“We have the power,” noted one of the first organizers.  “And we are right.  We have a right to do this.  Police love us when we are afraid.  No need to worry about cops.  The worst case scenario is going to be fine.”



            By Friday, some eleven hundred people had reviewed the press release for the action, with papers including the LA Times writing previews for the action.  Journalists were calling from across the country.  And it felt like for just a mom ment that Times Square really was a place where stories happened.  My first interview of the day was with fashion art icons Andrew and Andrew on East Village Radio at 10:45 a.m., on Friday.   By the end of the day, I had either completed or arranged for interviews with the New York Times, New York Magazine, Huffington Post, and KPFK in Los Angeles.   Adrenaline was running out of my ears by lunch time. 
            My big decision before leaving Brooklyn to meet everyone at 43rd and 8th was how many costume changes.  Monica suggested I have at least two, including a light lycra number as well as my Muppet outfit.  So I packed three, forgot my water, and jumped on the bike for my second ride across the Manhattan Bridge of the day.  The reflection of the sun was still shimmering on the water as it began to set while I crossed from Brooklyn into Chinatown.
            Riding up through mid-town, one can really see how close people can be to becoming the Michael Douglas character in “Falling Down.”  There are crazy amounts of traffic, jay walkers, and very little order to the street.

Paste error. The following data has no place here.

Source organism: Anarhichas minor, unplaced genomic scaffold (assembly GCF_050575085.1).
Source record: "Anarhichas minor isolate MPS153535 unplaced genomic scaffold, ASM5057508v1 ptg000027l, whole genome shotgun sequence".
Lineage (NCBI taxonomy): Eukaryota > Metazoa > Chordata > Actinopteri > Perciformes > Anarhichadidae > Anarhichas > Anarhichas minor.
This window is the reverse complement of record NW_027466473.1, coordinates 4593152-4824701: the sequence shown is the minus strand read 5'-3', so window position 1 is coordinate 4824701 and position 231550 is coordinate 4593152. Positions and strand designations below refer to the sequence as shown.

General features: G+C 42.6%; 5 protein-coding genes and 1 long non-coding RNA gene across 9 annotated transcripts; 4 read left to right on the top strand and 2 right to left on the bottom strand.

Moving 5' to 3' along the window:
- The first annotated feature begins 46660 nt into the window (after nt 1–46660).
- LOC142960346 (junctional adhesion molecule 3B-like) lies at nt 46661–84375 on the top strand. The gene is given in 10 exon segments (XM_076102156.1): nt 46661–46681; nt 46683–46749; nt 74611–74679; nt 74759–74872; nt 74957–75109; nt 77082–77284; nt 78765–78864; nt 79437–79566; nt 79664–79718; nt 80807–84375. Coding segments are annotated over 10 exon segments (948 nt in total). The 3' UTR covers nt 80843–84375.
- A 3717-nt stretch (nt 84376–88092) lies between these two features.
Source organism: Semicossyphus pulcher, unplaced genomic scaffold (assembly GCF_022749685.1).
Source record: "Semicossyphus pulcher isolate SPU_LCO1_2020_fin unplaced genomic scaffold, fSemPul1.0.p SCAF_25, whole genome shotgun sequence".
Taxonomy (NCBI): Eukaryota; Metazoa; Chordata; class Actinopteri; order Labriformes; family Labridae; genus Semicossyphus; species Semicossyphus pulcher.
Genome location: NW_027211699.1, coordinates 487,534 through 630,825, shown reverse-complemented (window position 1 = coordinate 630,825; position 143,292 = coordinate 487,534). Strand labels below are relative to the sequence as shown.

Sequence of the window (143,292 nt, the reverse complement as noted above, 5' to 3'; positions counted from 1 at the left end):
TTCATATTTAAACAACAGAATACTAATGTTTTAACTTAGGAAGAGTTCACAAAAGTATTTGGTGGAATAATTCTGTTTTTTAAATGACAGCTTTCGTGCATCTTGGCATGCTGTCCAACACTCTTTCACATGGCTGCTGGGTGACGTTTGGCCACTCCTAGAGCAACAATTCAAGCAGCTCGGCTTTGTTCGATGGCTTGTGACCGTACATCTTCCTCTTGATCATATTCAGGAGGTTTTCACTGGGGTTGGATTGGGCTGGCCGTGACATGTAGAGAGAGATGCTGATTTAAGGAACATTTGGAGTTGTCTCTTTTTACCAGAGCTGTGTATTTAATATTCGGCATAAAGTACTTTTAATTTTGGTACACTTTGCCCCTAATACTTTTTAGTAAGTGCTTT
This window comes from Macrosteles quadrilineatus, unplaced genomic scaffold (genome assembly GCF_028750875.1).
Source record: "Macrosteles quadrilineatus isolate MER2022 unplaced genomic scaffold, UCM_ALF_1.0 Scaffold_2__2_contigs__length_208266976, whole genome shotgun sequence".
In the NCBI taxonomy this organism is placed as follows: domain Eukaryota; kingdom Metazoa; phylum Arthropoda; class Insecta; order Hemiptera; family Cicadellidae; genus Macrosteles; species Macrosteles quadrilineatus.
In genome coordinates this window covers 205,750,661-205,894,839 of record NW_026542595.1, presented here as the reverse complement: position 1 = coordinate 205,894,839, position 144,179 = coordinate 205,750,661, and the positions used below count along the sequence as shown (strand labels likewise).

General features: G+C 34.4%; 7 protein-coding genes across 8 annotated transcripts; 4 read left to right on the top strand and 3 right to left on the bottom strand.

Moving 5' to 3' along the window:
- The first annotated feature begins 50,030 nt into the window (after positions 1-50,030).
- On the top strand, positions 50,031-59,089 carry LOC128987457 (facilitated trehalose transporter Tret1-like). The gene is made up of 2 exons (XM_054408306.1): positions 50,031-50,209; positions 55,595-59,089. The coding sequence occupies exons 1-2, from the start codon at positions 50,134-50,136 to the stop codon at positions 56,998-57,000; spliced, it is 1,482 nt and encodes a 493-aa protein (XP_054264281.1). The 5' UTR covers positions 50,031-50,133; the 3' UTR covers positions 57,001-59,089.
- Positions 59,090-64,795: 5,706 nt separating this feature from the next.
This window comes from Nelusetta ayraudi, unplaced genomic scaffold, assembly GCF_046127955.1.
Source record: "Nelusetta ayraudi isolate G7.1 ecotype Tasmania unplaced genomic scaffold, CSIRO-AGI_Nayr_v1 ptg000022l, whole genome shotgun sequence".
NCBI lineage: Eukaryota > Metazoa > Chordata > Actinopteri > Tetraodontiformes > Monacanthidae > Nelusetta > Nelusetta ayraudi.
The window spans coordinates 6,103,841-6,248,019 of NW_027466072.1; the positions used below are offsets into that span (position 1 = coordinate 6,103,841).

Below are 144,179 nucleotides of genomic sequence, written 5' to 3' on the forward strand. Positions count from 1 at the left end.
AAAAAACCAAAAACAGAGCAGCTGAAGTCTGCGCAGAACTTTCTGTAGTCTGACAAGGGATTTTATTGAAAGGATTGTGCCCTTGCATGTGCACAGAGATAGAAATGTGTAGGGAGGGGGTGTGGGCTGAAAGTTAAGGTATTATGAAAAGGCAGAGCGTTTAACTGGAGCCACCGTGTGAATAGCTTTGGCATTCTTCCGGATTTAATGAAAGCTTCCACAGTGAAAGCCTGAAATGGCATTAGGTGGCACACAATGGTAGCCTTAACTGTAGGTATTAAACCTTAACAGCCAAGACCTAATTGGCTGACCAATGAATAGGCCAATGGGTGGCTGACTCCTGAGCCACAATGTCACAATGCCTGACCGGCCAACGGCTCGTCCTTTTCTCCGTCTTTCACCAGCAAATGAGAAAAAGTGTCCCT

Arriving at the 15th floor of the meeting spot on 43rd and 8th, the DA all have their top hats; the stage managers look super duper in their flapper outfits.  The food people are at the space, ready to bring food.
            We walk out at 5:55 p.m. to meet everyone at Duffy Square, where RMO would lead everyone to the undisclosed location for the action.  By 6 p.m., tweets across the city would announce the 50th and Broadway destination, where we marched.  The band was boisterous, with everyone cheering along.  Broadway leads us straight up to the Paramount Plaza.  “They say cut back, we say fight back!!!!” people scream.  “Occupy, shut it down, New York City’s a People’s Town!!!”  The RMO concludes with their “Bailout Polka!!!” everyone dancing and jamming. 
            It's my moment.  Fuck.   The adrenaline which has been pouring out of my ears all day is slowing.  I rehearsed my shortened version of the POPS manifesto all day.  Now is the moment, as I begin what feels like the longest mic check in the history of a movement with many, many of these moments.


Mic Check, Mic Check, Mic Check

Welcome Police, Occupiers, and fellow New Yorkers.
You are all part of the show.  

In recent weeks,
Bloomberg has tried to convince the world
that the Occupation show is over.

Yet, he’s a bad stage manager. 
Today, instead of sitting on the sidelines,
Regular people around the world
Are tearing up the seats
And rushing the stage
No one can tell the difference
Between spectators and participants.

We are all the show.


The crowd was screaming.  I should have stopped right there. This was getting long.  But I went on.